∙ The alters can take over whenever, but there is a core  personality (this taking over is called Switching)  

∙ This disorder is rare, but it usually is diagnosed in children after  abuse We also discuss several other topics like Who is zits?

∙ 3 times more commonly in women than men  

∙ The alters can have different types of relationships, these are… ∙ Mutually amnesiac – there is no awareness of the alters to  each other  

∙ Mutually cognizant – the alters are well aware of each other  ∙ One way amnesiac – some alters are aware of some other  alters, but they aren’t all aware of each others  Don't forget about the age old question of What do parents and clinicians notice?

∙ Coconscious Alter – they can be a quiet observer, but they may  never be seen  

∙ Sometimes alters can create an awareness of themselves through  indirect means – this can be done through auditory hallucinations,  or involuntary writing  

∙ These alters have their own vital statistics  

∙ They can have different blood pressures

∙ Different prescription needs

∙ Different physiological responses to things  Don't forget about the age old question of Explain why the government was reluctant to help out the poor.

∙ There’s a documented case of an alter having an allergy to orange  juice, one of the other alters drank orange juice and the one with  the allergy took over and had an allergic reaction  

∙ Psychodynamic – dissociative disorders are caused by extreme  repression  

∙ It is a type of defense mechanism

∙ Repression is forcing oneself to not think about or remember  something that makes them anxious  

∙ They’re not allowing painful thoughts or impulses to reach the surface

∙ In this case it would be a lifetime of extreme repression  ∙ In this case, the abused child would designate the abuse and  terrible impulses and memories that come with it to different  personalities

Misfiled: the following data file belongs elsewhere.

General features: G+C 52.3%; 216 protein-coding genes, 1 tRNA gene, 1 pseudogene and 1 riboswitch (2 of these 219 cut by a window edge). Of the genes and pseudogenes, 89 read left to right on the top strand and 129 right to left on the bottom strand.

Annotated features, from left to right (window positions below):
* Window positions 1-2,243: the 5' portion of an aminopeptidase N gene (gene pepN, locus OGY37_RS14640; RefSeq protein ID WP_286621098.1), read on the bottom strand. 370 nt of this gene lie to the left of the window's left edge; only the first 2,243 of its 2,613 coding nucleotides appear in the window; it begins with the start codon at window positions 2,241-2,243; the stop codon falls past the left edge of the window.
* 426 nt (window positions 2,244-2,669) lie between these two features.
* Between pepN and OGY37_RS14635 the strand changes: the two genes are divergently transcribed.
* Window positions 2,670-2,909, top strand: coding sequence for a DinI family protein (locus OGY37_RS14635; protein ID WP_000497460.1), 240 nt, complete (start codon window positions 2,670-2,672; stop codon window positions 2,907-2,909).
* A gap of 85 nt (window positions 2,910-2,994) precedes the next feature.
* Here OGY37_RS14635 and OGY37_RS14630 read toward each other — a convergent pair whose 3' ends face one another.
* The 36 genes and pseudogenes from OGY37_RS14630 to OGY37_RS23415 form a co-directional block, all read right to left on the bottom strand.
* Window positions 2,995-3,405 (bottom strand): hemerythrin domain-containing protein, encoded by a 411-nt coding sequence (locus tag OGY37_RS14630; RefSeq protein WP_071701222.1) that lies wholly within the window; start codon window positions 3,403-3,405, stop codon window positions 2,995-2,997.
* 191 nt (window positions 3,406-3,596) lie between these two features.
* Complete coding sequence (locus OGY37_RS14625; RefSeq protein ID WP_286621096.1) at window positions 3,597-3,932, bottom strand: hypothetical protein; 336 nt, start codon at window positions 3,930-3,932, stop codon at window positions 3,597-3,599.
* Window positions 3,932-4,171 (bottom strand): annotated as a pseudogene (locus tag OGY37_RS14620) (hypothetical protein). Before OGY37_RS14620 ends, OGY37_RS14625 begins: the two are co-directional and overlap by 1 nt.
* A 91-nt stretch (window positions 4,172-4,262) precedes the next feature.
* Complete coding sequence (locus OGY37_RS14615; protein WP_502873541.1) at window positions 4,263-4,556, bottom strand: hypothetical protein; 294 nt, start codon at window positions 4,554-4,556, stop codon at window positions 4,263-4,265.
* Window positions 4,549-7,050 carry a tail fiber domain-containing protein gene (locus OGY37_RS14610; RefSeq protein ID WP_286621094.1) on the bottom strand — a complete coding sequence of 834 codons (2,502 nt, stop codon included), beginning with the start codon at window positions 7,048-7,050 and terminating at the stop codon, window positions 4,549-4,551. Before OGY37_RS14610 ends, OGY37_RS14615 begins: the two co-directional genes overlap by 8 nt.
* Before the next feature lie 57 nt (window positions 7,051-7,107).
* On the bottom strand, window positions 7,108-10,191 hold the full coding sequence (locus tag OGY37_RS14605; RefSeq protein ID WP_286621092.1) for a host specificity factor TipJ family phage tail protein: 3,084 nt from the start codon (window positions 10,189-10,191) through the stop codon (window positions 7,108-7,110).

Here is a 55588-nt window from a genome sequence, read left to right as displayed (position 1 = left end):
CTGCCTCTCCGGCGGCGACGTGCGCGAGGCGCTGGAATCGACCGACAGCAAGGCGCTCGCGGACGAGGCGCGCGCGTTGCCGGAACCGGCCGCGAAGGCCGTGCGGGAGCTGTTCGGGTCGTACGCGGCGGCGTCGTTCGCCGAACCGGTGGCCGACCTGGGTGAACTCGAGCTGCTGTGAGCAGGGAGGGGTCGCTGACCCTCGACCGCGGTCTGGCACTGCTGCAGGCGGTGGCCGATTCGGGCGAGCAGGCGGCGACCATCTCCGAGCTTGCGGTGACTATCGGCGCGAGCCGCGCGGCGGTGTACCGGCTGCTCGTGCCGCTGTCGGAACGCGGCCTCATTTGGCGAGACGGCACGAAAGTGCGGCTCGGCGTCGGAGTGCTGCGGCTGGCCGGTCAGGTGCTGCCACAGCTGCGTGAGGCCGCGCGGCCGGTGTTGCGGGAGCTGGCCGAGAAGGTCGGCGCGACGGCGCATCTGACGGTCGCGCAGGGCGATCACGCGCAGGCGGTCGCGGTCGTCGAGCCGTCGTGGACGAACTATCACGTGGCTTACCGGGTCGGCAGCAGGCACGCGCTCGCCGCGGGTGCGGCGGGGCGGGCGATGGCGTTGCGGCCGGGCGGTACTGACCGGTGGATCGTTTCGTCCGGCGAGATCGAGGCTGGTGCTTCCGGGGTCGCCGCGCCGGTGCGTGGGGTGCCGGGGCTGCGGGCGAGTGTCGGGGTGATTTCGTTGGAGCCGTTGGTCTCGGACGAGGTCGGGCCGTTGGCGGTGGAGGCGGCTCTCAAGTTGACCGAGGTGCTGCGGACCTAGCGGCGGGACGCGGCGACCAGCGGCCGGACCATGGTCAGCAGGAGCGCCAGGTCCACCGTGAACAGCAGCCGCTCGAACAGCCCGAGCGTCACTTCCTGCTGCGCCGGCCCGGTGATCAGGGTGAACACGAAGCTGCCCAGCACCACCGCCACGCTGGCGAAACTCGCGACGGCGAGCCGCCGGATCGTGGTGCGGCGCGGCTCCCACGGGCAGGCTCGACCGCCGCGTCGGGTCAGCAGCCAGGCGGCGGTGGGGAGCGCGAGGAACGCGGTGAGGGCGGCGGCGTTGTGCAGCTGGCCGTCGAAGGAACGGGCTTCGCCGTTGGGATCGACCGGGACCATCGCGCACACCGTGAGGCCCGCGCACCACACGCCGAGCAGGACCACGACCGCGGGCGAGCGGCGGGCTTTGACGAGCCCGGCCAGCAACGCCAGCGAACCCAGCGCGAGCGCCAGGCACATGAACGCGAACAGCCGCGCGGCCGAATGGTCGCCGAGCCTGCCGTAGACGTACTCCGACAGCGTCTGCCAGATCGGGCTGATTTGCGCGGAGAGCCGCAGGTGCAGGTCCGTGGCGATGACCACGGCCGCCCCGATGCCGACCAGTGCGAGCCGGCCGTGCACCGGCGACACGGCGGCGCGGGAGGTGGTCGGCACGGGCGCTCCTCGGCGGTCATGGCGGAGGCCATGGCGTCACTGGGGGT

∙ Behavioral – dissociative disorders can arise from someone  repeatedly not thinking about the abuse as it comes  

∙ This would cause them to feel better, they could shut out the  abuse

∙ They would become conditioned to dissociate when they  experience anxiety because when they do forget, they feel  better

∙ For treatment…  

∙ The best thing to do is let the person know they have this  disorder  

∙ The next step is to integrate the personalities, so they can  become one person again  

Case – Localized Amnesia  

∙ A young man is brought to an emergency room by a stranger who  found him wandering the street

∙ He did not remember who he was or where he was  ∙ He did not ingest alcohol, and there was no physical trauma  ∙ He stayed in the hospital for a few days, and he woke up one day  panicking and remembering who he was (Riker)  

∙ He could remember things from before the episode ∙ He asked to be discharged  

∙ He was shown to have localized amnesia, during the stay in the  hospital  

∙ It was later found that on the day of his hospitalization, Riker had  killed a pedestrian by accident – he was not to blame  o The trauma of accidentally killing someone caused him to lose a space of time, to shield himself from the anxiety and  distress

∙ This is the most prominent type of dissociative amnesia  ∙ It’s almost as if they’re in a trance  

∙ Another type of amnesia is selective amnesia  

∙ This is when only certain things are forgotten  

∙ The last type is continuous amnesia – this is when the amnesia  doesn’t end (quite rare)  

∙ These symptoms interfere with their ability to function, but it isn’t  encyclopedia  

Dissociative Fugue

∙ Reverend Borne withdrew some money from the bank  ∙ He went to go buy some land – this is the last thing he remembered  ∙ His wife worried because the church didn’t treat him well, and was  worried they would be displaced

o She pressured him into taking all of their money and buying  the land  

∙ He didn’t return that night, and a missing persons report was put  out  

∙ In another town, a man showed up paying for things only in cash  ∙ The police realized that he was the reverend that was missing  ∙ Dissociative fugue is characterized by a flight – the person forgets  

their personal information and flees to start a new life somewhere  else